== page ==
Sunday, September 11, 2011
Islam and the Rise & Fall of Christianity
Oldie but goodie: Originally posted in August of 2010. Recently revised.
Muslims know their history. Christians, by and large, do not know theirs. September 11th, for instance, has historical significance. In March of 1936, Belloc wrote about the last real campaign of the Muslim Turks to invade Christian lands. He said, "Vienna, as we saw, was almost taken and only saved by the Christian army under the command of the King of Poland on a date that ought to be among the most famous in history- September 11, 1683." This was the turning point. Following this memorable date, Islamic civilization with all of its political dominance declined while Christian civilization grew more prosperous and powerful.
The Islamic movement behind the building of the mosque at Ground Zero, known as the The Cordoba Initiative, has a great deal of historical meaning for Muslims as well. "Originally the site of a Catholic church dedicated to St. James, it was converted to a mosque after the Islamic conquest of southern Spain in the 8th century, and it was converted back to a cathedral when Spain’s Catholic monarchy wrested control of Cordoba from the Muslims in the 13th century." (Catholic Culture website 2010) Whatever religious, political and cultural gains were made by Christians after the 13th century, and especially after September 11, 1683, the making of a Ground Zero mosque by the Cordoba Initiative would undoubtedly symbolize for Muslims the recapturing of what was lost during those years.
With that said, Phil Jenkins, in his book, The Lost History of Christianity, gives us some insights about the tension between Christianity and Islam over the last thousand years. You might be surprised to know how much territory and souls the Church lost to Islam between the eighth-century and the seventeenth-century.
Here are some interesting historical considerations to keep mind from Jenkin's book: The Lost History of Christianity: The Thousand-Year Golden Age of the Church in the Middle East, Africa, and Asia- and How it Died
- "Dechristianization is one of the least studied aspects of Christian history. Partly, the lack of interest in vanishing churches is a matter of practicality, in that dying organizations tend not to produce records of their own extinction."
- "The Statistics of decline are sobering. Look, for instance, at Asia Minor, the region that is often mentioned throughout the New Testament: it is here that we find such historic names as Iconium and Ephesus, Galatia and Bithynia, the seven cities of the book of Revelation...Still in the [year] 1050, the region had 373 bishoprics, and the inhabitants were virtually all Christian, overwhelmingly members of the Orthodox Church. Four hundred years later, the Christian proportion had fallen to 10 or 15 percent of the population, and we can find just three bishops. According to one estimate, the number of Asian Christians fell, between [the year] 1200 and 1500, from 21 million to 3.4 million." [Today, in what was New Testament territory, Muslims are the majority. Where the bells of Cathedrals once rang for the Divine Liturgy, people now hear the "adhan" from the mosques, the call to prayer.]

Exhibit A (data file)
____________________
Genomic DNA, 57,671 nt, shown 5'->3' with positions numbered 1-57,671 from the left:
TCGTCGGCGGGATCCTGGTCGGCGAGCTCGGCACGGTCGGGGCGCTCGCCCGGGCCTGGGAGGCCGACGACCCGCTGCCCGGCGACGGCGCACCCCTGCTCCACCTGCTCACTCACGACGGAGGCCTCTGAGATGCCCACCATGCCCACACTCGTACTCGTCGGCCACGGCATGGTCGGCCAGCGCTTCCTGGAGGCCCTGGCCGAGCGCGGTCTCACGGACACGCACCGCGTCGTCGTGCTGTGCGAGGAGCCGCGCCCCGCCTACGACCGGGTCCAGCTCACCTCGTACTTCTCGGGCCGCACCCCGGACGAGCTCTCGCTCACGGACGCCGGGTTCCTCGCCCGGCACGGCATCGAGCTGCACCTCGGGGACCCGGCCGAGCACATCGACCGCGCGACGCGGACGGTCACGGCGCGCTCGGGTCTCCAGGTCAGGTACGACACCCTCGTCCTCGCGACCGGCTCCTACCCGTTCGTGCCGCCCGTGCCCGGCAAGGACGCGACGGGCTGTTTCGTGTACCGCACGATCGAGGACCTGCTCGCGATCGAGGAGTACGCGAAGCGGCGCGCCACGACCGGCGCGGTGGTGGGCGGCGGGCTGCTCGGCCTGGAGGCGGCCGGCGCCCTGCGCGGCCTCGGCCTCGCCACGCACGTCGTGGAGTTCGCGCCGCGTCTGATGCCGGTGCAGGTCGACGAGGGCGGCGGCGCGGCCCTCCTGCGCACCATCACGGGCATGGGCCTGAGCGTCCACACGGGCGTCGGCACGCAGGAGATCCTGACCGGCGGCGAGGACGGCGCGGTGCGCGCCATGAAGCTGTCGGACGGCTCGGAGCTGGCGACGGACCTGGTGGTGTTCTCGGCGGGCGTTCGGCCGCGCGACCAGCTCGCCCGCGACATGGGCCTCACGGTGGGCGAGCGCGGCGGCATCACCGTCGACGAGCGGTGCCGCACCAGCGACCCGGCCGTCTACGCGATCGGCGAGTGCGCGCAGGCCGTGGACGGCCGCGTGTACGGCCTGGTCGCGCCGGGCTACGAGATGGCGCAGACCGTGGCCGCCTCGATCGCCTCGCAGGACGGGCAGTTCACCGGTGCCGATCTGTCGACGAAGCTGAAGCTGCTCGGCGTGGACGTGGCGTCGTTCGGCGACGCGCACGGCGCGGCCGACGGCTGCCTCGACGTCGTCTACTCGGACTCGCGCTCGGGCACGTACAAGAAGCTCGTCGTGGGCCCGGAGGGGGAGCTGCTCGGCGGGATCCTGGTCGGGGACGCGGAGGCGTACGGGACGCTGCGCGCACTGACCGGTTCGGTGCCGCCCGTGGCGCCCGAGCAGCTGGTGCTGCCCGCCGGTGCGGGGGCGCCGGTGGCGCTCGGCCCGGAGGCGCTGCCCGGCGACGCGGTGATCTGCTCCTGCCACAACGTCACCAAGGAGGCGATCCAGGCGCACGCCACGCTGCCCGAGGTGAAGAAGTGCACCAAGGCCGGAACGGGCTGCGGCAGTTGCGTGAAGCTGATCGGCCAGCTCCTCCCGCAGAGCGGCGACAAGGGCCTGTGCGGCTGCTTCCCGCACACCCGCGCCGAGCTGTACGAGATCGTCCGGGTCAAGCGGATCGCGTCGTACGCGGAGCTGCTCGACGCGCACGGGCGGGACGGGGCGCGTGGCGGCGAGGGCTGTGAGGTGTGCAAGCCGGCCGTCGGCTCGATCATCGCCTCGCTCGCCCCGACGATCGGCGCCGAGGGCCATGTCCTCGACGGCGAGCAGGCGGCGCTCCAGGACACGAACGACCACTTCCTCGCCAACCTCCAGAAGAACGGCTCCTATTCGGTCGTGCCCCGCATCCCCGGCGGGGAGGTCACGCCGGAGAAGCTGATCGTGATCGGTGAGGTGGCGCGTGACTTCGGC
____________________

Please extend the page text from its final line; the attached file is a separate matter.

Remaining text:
- "Where the African church failed was in not carrying Christianity beyond the Romanized inhabitants of the cities and the great estates and not sinking the roots into the world of native peoples...the African Church made next to no progress in taking the faith to the villages and neighboring tribes, nor, critically, had they tried to evangelize in local languages."
- "Throughout the Middle Ages, Christians saw Muhammad as a schismatic rather than the leader of an alien faith."
- "An early story reports that when he captured the sanctuary of Mecca, Muhammad ordered the destruction of all the idols in the temple, except for a figure of the Virgin and child."
- "The strength of early and medieval Christianity was that it created a sanctified landscape in which Christian institutions were visible everywhere."
- "Mark Twain remarked on how often the world had turned out for the burial of Roman Catholicism, only to find it postponed yet again..."
- "Nothing so clearly indicates the imminent revival of a religion as a rising torrent of prophecies about its demise."
These last few quotes from Dr. Jenkins, a non-Catholic, offers some encouragement to Catholics. But there are a good deal of sobering insights for us to ponder. I hope and pray that Christians can learn and adapt accordingly. I'll never forget what Pope Benedict said when he gave an address at Catholic University in April of 2008. He said that when the Church attempts to dialogue with Muslims or any other religion that she must bring Christ to the table. In fact, in his book Truth and Tolerance, he wrote that too often in ecumenical dialogue, Catholics leave out two crucial concepts: mission and conversion. We must always bear in mind that even with the expectation of hostility and rejection, Christians have the duty, out of love for souls, to proclaim Christ and him crucified. It is only by being a "fool for Christ" that we can hope to win souls for him.
Permit me to leave you with one more quote from a completely different author that inspires hope. It is by St. Louis de Monfort, from the book True Devotion. Referring to the Christians of the end times and the nature of their mission, he said the following:
"These are the great men who are to come; but Mary is the one who, by the order of the Most High, shall fashion them for the purpose of extending His [Jesus] empire over that of the impious, the idolaters and the Muslims. But when and how shall this be? God alone knows."
Posted by Joe at 2:17 PM